A gravestone not far from the Wooster Street entrance to Marietta's Oak Grove Cemetery bears a simple engraving: "Beloved Paul E. Dye, 1920-1979." A small American flag next to the stone identifies the marker as that of a U.S. Armed Services veteran-but the body of Technical Sgt. Paul Dye is no longer there.
It took a few years, but Arlington National Cemetery eventually became his final resting place.
"He was a radio operator/gunner with the Air Transport Command during World War II, and flew 25 missions in a B17 bomber they nicknamed 'The Skyball,'" said Dye's daughter, Judy Eros, 68, of Marietta.
Photo provided by Judy Eros
Tech Sgt. Paul Dye, third from left in the back row, is shown with members of his fellow B17 Flying Fortress bomber crew that flew 25 missions during World War II.
Dye, a native of Marietta, was inducted on Aug. 28, 1942 and served three years with Squadron C of the 813th Army Air Corps in the European, African and Middle Eastern theatre.
During his service Dye was awarded the Distinguished Flying Cross, the European, African, Middle Eastern Campaign Medal and the Air Medal with two oak leaf clusters.
"Because he had been awarded the Distinguished Flying Cross he was allowed to be buried at Arlington National Cemetery," Eros explained. "He was also recommended for a Distinguished Service Cross for saving his flight crew at one time, but he refused it."
Tech Sgt. Paul E. Dye
Served with Squadron C of the 813th Army Air Corps.
Recipient of the Distinguished Flying Cross.
Buried in Oak Grove Cemetery in 1979.
Moved to Arlington National Cemetery July 1, 2000.
Source: Records provided by daughter Judy Eros of Marietta.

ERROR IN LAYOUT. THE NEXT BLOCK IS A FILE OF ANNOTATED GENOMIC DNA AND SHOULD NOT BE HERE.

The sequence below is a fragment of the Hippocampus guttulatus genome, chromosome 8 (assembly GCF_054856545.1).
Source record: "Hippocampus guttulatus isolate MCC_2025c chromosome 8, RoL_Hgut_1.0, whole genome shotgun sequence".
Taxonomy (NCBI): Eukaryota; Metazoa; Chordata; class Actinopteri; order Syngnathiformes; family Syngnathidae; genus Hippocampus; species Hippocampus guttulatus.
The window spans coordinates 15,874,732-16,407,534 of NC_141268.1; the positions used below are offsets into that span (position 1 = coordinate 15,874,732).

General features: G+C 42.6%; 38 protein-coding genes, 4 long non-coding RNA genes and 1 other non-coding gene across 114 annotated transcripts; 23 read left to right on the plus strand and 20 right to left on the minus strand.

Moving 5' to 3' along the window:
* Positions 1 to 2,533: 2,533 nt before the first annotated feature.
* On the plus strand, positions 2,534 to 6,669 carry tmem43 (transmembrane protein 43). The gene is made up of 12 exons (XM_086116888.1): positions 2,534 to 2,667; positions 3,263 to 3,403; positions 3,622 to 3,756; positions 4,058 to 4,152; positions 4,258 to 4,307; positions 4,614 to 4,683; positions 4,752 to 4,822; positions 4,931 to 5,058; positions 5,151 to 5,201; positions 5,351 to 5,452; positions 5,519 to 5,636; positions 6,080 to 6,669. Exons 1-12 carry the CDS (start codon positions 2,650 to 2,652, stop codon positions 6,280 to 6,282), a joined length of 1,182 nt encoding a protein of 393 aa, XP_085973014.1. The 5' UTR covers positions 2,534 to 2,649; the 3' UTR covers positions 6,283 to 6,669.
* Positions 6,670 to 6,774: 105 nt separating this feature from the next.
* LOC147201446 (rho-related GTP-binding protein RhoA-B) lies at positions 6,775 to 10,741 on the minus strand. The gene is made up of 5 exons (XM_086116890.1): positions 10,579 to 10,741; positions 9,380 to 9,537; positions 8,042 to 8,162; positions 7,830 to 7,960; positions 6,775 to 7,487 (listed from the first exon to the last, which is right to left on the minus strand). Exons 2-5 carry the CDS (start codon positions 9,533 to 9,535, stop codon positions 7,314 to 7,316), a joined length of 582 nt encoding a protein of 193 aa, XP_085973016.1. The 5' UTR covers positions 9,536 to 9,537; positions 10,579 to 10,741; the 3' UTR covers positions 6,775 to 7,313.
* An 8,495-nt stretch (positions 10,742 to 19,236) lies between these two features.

She said her father didn't feel he deserved that medal.
"He told the officer that he was saving himself and the crew just happened to be there, too," Eros said. "But he never told us what happened for him to be recommended for the Distinguished Service Cross."
Dye didn't discuss his war experiences much, according to stepdaughter Nina Byer, 76, of Marietta.
"Like many veterans he was reluctant to talk about the war very much," she said. "But he always did his best to take care of his family."
After his discharge from military service in May 1945, Dye returned to Marietta and worked as an electrician with the local International Brotherhood of Electrical Workers.
"He was a good dad. We would often take Sunday drives as a family, and sometimes visit family members in Lexington, Ky., or Cincinnati. We did a lot of things as a family," Eros said. "I remember when I was very young he used to teach me how to sing the cadence songs he learned in the military."
Paul Dye passed away Jan. 1, 1979, after an extended illness, and was initially buried in Oak Grove Cemetery.
"But our mother later found that he was qualified to be buried at Arlington, so she had his body cremated and took his ashes to Washington, D.C., where he was buried in a full military ceremony on July 1, 2000," Byer said.